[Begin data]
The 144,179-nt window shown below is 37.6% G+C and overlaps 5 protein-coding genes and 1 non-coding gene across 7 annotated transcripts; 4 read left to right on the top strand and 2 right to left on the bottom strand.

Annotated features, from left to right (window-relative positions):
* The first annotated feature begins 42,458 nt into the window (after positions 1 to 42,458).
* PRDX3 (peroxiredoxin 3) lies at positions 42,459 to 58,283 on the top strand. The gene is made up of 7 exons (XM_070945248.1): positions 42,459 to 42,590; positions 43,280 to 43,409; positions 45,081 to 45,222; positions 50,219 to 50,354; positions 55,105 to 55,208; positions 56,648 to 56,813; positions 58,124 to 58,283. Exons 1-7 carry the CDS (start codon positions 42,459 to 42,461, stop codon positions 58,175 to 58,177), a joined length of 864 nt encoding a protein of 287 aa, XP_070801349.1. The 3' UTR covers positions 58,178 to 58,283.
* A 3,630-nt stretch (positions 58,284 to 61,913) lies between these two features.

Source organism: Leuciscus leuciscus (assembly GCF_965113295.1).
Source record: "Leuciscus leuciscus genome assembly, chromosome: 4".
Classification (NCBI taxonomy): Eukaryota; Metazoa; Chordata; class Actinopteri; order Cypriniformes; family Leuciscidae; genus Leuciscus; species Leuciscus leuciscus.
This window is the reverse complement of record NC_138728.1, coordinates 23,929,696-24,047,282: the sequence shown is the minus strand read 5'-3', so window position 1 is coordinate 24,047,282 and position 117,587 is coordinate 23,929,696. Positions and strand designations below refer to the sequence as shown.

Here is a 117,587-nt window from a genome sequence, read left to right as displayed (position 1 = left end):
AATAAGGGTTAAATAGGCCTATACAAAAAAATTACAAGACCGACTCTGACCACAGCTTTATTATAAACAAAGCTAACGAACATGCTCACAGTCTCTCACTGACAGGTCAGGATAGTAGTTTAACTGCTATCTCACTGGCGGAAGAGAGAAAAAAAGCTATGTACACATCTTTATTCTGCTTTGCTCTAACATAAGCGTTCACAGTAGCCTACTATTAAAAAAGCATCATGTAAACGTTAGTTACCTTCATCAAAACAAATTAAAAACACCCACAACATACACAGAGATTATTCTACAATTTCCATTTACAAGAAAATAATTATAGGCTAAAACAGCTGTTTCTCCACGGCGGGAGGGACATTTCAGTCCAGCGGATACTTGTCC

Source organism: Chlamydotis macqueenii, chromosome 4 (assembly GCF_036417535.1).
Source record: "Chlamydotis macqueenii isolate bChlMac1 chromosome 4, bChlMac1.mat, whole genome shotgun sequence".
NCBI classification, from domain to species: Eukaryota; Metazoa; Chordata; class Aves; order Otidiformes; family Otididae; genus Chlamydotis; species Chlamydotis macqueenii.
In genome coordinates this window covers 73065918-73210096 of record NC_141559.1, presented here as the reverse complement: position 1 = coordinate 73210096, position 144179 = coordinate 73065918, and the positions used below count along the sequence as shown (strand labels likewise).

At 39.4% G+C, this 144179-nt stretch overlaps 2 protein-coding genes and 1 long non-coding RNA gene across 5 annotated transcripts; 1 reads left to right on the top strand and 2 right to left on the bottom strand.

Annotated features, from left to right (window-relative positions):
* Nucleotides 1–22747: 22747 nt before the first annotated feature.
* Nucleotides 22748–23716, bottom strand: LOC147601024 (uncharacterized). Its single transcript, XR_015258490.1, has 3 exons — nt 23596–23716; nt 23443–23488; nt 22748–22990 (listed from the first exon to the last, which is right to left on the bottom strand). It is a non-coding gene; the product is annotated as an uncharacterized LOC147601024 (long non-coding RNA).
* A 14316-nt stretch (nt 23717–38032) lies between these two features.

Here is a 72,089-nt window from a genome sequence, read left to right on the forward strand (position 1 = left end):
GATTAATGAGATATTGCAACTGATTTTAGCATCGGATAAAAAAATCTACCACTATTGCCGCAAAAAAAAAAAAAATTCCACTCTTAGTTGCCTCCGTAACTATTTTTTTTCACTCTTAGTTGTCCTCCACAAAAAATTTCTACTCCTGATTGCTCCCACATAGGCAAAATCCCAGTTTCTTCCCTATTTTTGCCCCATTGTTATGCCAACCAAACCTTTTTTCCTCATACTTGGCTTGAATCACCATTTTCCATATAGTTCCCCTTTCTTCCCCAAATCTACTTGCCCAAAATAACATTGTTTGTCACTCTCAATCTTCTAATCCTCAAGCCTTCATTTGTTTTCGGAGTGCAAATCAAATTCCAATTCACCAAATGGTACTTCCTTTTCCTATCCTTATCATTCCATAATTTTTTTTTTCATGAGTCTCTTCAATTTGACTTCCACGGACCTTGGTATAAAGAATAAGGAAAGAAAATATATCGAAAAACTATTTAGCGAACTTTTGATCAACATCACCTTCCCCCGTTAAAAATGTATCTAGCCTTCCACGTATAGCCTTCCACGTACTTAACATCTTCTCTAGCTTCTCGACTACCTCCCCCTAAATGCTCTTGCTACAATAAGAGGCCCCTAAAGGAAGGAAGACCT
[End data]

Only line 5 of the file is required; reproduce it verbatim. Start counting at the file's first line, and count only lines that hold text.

* A 3,630-nt stretch (positions 58,284 to 61,913) lies between these two features.